July 12, 2008, 10:27AM
By CHRISTOPHER SHERMAN
MISSION — For months the federal government's border fence plans in South Texas have been attacked by land — property owners, wildlife advocates, land conservationists — but the next wave of opponents could come from the water — and they're carrying paddles.
Kayakers and canoeists will descend on the lower Rio Grande for events this fall aimed at raising the river's profile as a recreation hub and drawing attention to the impact the border fence could have on river access.
But before promoters can establish the Rio Grande — especially the lower sections near large border cities — as another option on Texas' long list of rivers, they must fight a decades-old stigma.
Paddlers share the river with Border Patrol agents patrolling in bullet-proof vests and smugglers of drugs and people. But on the water, they're hardly noticeable as the river twists and turns through farm fields and wildlife preserves, but it is the violent perception that persists.
Even though it forms Texas' 1,255-mile border with Mexico from El Paso to the Gulf of Mexico, most of the Rio Grande — with the notable exception of Big Bend National Park — is a forgotten river in the minds of tens of thousands of recreational paddlers in the state.
In a recent letter to Roma Mayor Rogelio Ybarra, Texas Rivers Protection Association President Tom Goynes expressed his support for the planned river festival and his concern about the border fence. But perhaps most telling was the clear illustration of how novel the idea of using the lower Rio Grande was even for people dedicated to the state's rivers.
"It has come to our attention recently that the Lower Rio Grande is indeed a safe and legal place to paddle, and that rights for all U.S. citizens to do so are guaranteed by the 1848 Treaty of Guadalupe Hidalgo," Goynes wrote. "It's ironic that we only learned that the resource was available to us as a result of the government's plans to take it away."
Los Caminos del Rio, a nonprofit based in McAllen, recognizes that its Healthy Living Festival planned for Nov. 1 — to capitalize on any attention the border could receive before the national election three days later — is unlikely to affect the 85 miles of border fence slated for completion in Texas this year.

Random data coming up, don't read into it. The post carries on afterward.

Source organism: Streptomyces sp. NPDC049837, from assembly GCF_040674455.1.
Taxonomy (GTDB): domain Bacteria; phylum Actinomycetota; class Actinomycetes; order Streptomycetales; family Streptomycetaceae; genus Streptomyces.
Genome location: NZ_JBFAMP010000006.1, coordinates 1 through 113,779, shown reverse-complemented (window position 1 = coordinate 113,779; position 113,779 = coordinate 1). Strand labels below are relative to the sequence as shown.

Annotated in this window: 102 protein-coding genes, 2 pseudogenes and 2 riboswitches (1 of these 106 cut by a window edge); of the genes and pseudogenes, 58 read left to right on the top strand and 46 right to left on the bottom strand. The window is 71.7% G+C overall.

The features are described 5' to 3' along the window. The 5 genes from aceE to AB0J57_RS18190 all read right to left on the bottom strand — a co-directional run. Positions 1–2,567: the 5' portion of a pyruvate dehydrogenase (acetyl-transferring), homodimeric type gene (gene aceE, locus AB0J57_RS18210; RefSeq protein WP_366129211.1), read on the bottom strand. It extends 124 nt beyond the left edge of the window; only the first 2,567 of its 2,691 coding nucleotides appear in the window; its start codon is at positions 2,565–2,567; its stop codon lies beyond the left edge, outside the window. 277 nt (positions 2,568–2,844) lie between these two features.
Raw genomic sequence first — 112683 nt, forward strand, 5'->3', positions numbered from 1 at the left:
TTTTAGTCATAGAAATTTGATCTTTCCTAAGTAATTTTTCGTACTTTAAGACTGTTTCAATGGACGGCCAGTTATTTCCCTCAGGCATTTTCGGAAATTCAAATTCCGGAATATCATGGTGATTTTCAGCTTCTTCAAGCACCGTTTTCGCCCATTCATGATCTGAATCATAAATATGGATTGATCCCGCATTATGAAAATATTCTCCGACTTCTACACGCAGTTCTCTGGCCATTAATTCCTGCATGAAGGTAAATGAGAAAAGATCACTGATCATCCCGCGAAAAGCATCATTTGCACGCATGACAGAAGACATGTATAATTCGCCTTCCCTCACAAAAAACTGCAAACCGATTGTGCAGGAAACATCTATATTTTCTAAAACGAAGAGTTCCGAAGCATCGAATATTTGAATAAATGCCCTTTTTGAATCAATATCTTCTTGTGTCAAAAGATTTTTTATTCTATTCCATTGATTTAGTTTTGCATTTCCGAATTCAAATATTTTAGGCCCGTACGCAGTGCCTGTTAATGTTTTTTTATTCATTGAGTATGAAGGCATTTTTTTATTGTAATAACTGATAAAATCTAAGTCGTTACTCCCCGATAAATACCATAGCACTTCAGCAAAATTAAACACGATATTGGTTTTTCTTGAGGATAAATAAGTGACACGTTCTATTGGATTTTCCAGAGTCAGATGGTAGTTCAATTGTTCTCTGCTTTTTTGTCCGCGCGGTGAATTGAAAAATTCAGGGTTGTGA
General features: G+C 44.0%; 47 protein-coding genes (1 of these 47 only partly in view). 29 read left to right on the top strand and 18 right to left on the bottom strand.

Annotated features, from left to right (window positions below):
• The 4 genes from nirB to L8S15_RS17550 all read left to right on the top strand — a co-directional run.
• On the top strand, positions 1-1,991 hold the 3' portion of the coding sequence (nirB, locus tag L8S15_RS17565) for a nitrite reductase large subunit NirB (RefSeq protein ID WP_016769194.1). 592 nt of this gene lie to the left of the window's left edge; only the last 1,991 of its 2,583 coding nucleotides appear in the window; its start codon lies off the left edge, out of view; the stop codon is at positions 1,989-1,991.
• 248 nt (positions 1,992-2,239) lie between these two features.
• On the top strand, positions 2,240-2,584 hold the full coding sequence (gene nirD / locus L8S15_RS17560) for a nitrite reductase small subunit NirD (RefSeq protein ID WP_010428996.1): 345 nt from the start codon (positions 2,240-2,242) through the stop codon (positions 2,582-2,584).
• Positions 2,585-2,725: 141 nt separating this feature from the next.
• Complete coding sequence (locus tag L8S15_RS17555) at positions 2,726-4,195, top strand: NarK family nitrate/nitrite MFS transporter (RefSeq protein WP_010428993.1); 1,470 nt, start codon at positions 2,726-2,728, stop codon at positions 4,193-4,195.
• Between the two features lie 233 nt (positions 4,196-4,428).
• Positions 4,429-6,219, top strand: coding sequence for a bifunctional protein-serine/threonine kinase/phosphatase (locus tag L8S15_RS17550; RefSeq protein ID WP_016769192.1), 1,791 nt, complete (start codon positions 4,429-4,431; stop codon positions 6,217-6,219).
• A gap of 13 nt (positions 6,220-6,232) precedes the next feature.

While not backing off its fence plans, the Border Patrol supports Los Caminos's efforts to get more people on the river.
Dan Doty, spokesman for the local Border Patrol sector, said "the more eyes we have out there the better job we can do."
Doty said he's thinking of buying himself a canoe to explore the river. "It's a great place for recreation; it's a beautiful, beautiful river."
For Los Caminos del Rio, more legal activity on the river — kayaking, canoeing, fishing — will discourage the illegal smuggling activity. When people raise safety concerns, executive director Eric Ellman points to the Friends of Santa Ana National Wildlife Refuge who have been giving canoe tours for years without incident. He also points out that Los Caminos del Rio has had hundreds of people on the river in the past couple years without any problem.
Even those predisposed to believe in the river and its safety sometimes find themselves fighting back the Rio Grande's stigma in their own minds.
In "The Tecate Journals: Seventy Days on the Rio Grande," Keith Bowden recounts his canoe journey on the river from El Paso to the Gulf of Mexico in the winter of 2004. Bowden wrote that every time he thought about passing the large Mexican border city of Reynosa across the river from Hidalgo, Texas, he grew apprehensive because of the violent reputation.
Instead, all he encountered was a group of kids rough-housing in the river who were curious about his trip; and at the other end of town, a man too insistent in asking for a ride across the river to find work.
Still, Bowden thinks drawing people to the lower Rio Grande will be a "hard sell."
"I don't think most Americans have any interest in the river," Bowden said. "They view it as the province of smuggling."
Bowden said he thinks it will be easier to convince Mexicans because there is already a tradition of using the river for recreation.
And so far it has been.
Economic development officials in Mexican border cities, including Reynosa, are coordinating with Los Caminos del Rio. Last month, the small Mexican city of Camargo held its first kayak outing — complete with a beer sponsor — where attendees paddled from the Rio Grande up a tributary into the center of town.
Already, anyone traveling the river is more likely to see people on the Mexican shoreline — fishing, swimming, boating. There are more public access points and people tend to see it more for what it is — a river. Someone has even opened a water skiing academy upriver from Mission on the Mexican side.
Aleida Flores Garcia is trying to get something going on the U.S. side as well, but the border fence could kill it.
She and her husband, Jorge Garcia, have been working on their property along the river in Los Ebanos for years. They've cleared brush, put in a park and built a boat ramp. They plan to build a large thatched pavillion and hold fishing tournaments and dances. Garcia recently incorporated her business as the La Paloma Ranch Retreat.
But the federal government has sent her a condemnation letter. The border fence is planned to run across her property leaving most of it in the no man's land between the fence and river.
Garcia has a lawyer and is fighting the government, but other challenges have so far been unsuccessful.
"I need to fight for this little town," she said. "The nature itself is just too beautiful to be blocked by a wall."